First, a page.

Personal protective equipment (PPE) is worn as part of an overall infection prevention strategy to protect the health worker from acquiring infection while providing services to patients infected Ebola and related haemorrhagic viruses. A preliminary published report by WHO stated that during the 2014-2016 Ebola virus epidemic in Guinea, Liberia and Sierra Leone, health workers were between 21 and 32 times more likely to be infected with Ebola than people in the general adult population. While PPE use or failures could not be linked to transmission of infection, challenges in training, sustained training and other human factors suggested that improved PPE characteristics and design and training along with other infection prevention strategies can reduce the occupational risk for developing infections.
WHO has, since the height of the 2014 Ebola epidemic, convened a series of expert consultations and workshops to address urgent requests for advice on appropriate PPE use. Over 150 participants have engaged in the consultations and workshops comprising healthcare professionals from Ebola affected countries, international partner organizations, including CDC, DFID, ECDC, MSF and USAID and many others; besides, normative experts specialized in international (ISO), regional (EB) and national (AAMI, ASTM, JIS) standards, innovators from the academic sectors and from designers and biomedical and materials engineers as well as established personal protective equipment industry representatives. Other key engagement has been the healthcare workers in care units and in the communities who put their lives at risk while working under stifling heat and stressful conditions. Stakeholders’ input is critical going forward to develop a PPE fit-for-purpose that keeps healthcare workers on the frontline safe and comfortable as a part of the overall infection prevention control strategy.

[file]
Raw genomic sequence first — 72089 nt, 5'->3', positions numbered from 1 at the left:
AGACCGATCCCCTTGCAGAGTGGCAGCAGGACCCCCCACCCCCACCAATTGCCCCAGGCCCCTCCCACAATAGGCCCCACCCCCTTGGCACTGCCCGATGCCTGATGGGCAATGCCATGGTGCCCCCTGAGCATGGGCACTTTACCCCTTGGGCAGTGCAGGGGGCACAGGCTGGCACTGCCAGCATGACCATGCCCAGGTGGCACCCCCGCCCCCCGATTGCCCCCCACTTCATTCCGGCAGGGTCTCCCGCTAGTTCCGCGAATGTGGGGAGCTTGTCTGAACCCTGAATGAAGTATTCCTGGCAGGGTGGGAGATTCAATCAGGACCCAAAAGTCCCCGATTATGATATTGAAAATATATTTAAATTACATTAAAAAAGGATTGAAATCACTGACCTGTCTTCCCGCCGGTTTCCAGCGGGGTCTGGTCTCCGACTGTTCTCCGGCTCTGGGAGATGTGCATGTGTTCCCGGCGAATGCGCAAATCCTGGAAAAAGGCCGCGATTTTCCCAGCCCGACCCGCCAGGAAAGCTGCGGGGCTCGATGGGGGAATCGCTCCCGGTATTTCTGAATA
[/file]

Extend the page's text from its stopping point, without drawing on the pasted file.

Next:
WHO has responded to the needs by producing a rapid advice guidance for PPE while providing health services during Ebola and related viral haemorrhagic fever outbreaks (2014). A workshop in 2015 brought together healthcare professionals, Ebola virus experts, logisticians, procurements specialists, community workers, PPE industry, designers and innovators to examine types of PPE available on the market and new innovative PPE designs. This led to the formation of WHO Advisory Committee for Innovative PPE in 2016.
The members of the committee have drafted the preliminary Preferred Product Characteristics (PPC) document for PPE for the healthcare workers at the frontline for consultation. These characteristics apply to reviewing and modifying current PPE on the market as well as designing an innovative PPE system, where all elements are compatible, to ensure safety of the health care worker and patients, that considers ergonomic design, reduce heat stress, increase visibility and communication and other factors in order to provide better quality health care services to the population in need.
Released by the World Health Organization. Click here for source.